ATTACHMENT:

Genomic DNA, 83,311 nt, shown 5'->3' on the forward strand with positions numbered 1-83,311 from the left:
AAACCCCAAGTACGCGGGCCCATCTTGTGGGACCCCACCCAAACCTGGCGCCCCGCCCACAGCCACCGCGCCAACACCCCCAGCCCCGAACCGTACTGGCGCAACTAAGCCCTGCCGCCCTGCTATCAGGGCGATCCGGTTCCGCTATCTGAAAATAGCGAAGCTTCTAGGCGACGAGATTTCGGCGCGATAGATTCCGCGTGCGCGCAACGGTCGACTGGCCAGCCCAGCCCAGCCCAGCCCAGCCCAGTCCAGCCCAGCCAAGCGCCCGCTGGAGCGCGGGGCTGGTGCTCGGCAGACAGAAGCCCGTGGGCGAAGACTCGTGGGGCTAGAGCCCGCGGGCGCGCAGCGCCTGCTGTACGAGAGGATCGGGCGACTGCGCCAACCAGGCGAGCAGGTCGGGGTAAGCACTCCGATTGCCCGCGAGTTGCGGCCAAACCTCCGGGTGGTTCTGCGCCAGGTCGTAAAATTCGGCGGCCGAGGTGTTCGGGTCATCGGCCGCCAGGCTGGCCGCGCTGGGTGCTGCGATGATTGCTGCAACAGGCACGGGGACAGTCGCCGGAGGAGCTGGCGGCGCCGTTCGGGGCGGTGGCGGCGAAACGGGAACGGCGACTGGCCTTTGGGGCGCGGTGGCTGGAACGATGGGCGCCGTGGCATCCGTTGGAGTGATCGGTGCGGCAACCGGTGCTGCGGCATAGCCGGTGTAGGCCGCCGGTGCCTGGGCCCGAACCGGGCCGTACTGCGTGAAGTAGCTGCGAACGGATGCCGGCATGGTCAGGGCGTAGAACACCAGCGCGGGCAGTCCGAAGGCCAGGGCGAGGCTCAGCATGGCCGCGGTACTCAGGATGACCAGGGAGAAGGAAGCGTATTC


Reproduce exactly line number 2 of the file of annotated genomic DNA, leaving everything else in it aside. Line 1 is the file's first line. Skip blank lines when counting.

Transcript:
AAACCCCAAGTACGCGGGCCCATCTTGTGGGACCCCACCCAAACCTGGCGCCCCGCCCACAGCCACCGCGCCAACACCCCCAGCCCCGAACCGTACTGGCGCAACTAAGCCCTGCCGCCCTGCTATCAGGGCGATCCGGTTCCGCTATCTGAAAATAGCGAAGCTTCTAGGCGACGAGATTTCGGCGCGATAGATTCCGCGTGCGCGCAACGGTCGACTGGCCAGCCCAGCCCAGCCCAGCCCAGCCCAGTCCAGCCCAGCCAAGCGCCCGCTGGAGCGCGGGGCTGGTGCTCGGCAGACAGAAGCCCGTGGGCGAAGACTCGTGGGGCTAGAGCCCGCGGGCGCGCAGCGCCTGCTGTACGAGAGGATCGGGCGACTGCGCCAACCAGGCGAGCAGGTCGGGGTAAGCACTCCGATTGCCCGCGAGTTGCGGCCAAACCTCCGGGTGGTTCTGCGCCAGGTCGTAAAATTCGGCGGCCGAGGTGTTCGGGTCATCGGCCGCCAGGCTGGCCGCGCTGGGTGCTGCGATGATTGCTGCAACAGGCACGGGGACAGTCGCCGGAGGAGCTGGCGGCGCCGTTCGGGGCGGTGGCGGCGAAACGGGAACGGCGACTGGCCTTTGGGGCGCGGTGGCTGGAACGATGGGCGCCGTGGCATCCGTTGGAGTGATCGGTGCGGCAACCGGTGCTGCGGCATAGCCGGTGTAGGCCGCCGGTGCCTGGGCCCGAACCGGGCCGTACTGCGTGAAGTAGCTGCGAACGGATGCCGGCATGGTCAGGGCGTAGAACACCAGCGCGGGCAGTCCGAAGGCCAGGGCGAGGCTCAGCATGGCCGCGGTACTCAGGATGACCAGGGAGAAGGAAGCGTATTC